The Konrad Lorenz Institute of Ethology is a biological research institute for the study of animal behavior. Ethology (or Behavioral Biology) is an integrative field that addresses questions about how and why animals do what they do. Since spring 2015 it is also the headquaters of the Österreichischen Vogelwarte/Austrian Ornithological Centre (AOC).

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How to motivate a mouse to sing

House mice (Photo: Bettina Wernisch)
Haus mice in the lab

Males often vocalize during courtship in a wide variety of taxa, including insects, amphibians, birds and mammals, but the courtship songs of male house mice are ultrasonic, and inaudible to human ears. Studying the ultrasonic vocalizations or USVs of mice therefore requires special microphones and spectrograms to visualize the characteristic features of different calls. Researchers from the Penn-Zala Group at the Konrad Lorenz Institute of Ethology (University of Veterinary Medicine, Vienna) recently developed an improved method for automating the detection of mouse USVs, which they now used to investigate a way of inducing male mice to vocalize.

The article “Primed to vocalize: wild-derived male house mice increase vocalization rate and diversity after a previous encounter with a female 8” by Sarah M. Zala, Doris Nicolakis, Maria Adelaide Marconi, Anton Noll, Thomas Ruf, Peter Balazs, and Dustin J. Penn was published in Plos one.

More info 9

(Web editor, 14 December 2020)


White-backed woodpecker as an indicator of near-natural habitats in Europe

White-backed woodpecker (Photo_Xulescu G, Creative Commons BY-SA-4.0-WikimediaCommons)
White-backed woodpecker 10

Ornithologists have used multilocus molecular data and species distribution models to study the phylogenetics and phylogeography of the white-backed woodpecker. The white-backed woodpecker is an indicator of near-natural forests, and has an important European occurrence in Austria's mountain forests. Its importance for nature conservation lies in this indicator function. Like the great spotted woodpecker, but with gaps, it is distributed over the whole of Eurasia and has developed some island forms in the Far East. Hans Winkler et al. had already shown in 2005 that the Okinawa woodpecker, which has long been incorrectly classified, is a direct relative of the white-backed woodpecker.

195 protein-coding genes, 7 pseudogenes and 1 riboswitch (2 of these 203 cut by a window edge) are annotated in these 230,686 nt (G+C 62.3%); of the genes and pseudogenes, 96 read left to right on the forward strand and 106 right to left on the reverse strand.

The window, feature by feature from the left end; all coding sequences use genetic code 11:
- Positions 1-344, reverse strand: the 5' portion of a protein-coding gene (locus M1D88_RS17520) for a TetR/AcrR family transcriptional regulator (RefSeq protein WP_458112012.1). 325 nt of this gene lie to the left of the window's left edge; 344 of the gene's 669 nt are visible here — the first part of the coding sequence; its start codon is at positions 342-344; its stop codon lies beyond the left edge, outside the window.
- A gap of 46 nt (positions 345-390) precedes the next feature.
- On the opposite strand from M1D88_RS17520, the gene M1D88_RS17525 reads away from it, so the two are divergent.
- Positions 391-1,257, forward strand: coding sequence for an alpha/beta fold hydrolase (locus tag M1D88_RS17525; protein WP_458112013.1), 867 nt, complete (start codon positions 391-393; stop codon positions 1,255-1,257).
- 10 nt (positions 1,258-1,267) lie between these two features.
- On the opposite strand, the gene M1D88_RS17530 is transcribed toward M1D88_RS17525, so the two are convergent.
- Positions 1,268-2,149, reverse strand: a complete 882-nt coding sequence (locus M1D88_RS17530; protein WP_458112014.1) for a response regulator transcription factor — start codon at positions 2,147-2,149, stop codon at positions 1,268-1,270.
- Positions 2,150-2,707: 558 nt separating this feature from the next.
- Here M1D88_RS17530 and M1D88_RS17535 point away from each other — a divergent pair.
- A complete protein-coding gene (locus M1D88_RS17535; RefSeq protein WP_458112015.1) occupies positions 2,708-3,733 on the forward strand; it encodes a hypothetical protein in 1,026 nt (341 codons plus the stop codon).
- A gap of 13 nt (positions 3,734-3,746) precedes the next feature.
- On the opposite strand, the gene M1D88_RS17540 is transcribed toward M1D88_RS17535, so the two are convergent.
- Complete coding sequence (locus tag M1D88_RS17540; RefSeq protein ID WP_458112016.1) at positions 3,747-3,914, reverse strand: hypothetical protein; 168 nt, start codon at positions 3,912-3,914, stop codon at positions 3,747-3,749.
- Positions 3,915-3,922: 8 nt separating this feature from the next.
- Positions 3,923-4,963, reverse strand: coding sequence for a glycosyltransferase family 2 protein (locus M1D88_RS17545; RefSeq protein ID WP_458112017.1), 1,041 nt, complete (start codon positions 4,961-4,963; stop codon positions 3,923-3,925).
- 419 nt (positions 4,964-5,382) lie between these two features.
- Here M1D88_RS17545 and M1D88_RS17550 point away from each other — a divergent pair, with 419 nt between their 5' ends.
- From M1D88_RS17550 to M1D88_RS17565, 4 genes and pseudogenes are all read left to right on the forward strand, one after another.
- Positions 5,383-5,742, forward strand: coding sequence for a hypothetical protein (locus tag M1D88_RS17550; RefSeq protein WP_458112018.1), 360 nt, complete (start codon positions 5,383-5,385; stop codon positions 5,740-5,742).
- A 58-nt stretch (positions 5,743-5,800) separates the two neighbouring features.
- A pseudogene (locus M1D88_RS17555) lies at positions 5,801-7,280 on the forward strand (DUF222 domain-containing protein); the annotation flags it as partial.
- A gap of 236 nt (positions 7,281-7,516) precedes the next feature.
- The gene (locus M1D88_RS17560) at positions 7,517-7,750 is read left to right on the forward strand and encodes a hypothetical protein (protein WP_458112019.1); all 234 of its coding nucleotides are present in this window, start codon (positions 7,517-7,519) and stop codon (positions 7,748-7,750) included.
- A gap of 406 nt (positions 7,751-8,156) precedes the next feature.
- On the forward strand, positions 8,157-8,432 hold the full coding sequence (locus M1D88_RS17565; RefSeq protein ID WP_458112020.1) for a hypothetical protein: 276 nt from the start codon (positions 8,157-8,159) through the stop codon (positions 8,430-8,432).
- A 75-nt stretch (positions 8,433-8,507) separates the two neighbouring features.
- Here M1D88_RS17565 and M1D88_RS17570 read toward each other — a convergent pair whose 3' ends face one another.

The researchers emphasize that although this species of woodpecker is not classified as endangered, the highest genetic diversity is found in the population in the Białowieża Forest in Poland (the last remnant of a primeval forest in the lowlands of Europe) and in the Carpathian forests. These natural areas protect the genetic diversity of the white-backed woodpecker populations - an indication of the importance of maintaining near-natural forests for biodiversity.

The article "Phylogeography of a widespread Palaearctic forest bird species: The White-backed Woodpecker (Aves, Picidae) 11" by Jean‐Marc Pons, David Campión, Giorgio Chiozzi, Antonia Ettwein, Jean‐Louis Grangé, Łukasz Kajtoch, Tomasz D. Mazgajski, Marko Rakovic, Hans Winkler and Jérôme Fuchs was published in the journal Zoologica Scripta.

(Web editor, 2 December 2020)


The ultrasonic songs of mice contain distinctive individual signatures

House mouse (Photo: Bettina Wernisch/Vetmeduni Vienna)
house mouse

House mice emit complex ultrasonic vocalizations or USVs, which are above the range of human hearing. A recent study from the Konrad Lorenz Institute of Ethology (University of Veterinary Medicine Vienna) found that the USVs emitted by wild male mice contain distinctive individual signatures that are stable over time. Their findings show that these signals potentially mediate individual recognition.

USVs are surprisingly complex at many levels of organization, and the researchers found signatures of individual identity at every level that they analysed, including emission rates, mean frequency and duration, the number of different types of USVs, and even the length of silent intervals between calls. Moreover, using a machine learning algorithm, they were able to assign approximately 90% of recordings to the correct individual.

The article "Ultrasonic courtship vocalizations of male house mice contain distinct individual signatures 12" by Maria Adelaide Marconi, Doris Nicolakis, Reyhaneh Abbasi, Dustin J. Penn, and Sarah M.Zala was published in Animal Behaviour.

(Web editor,  4 November 2020)


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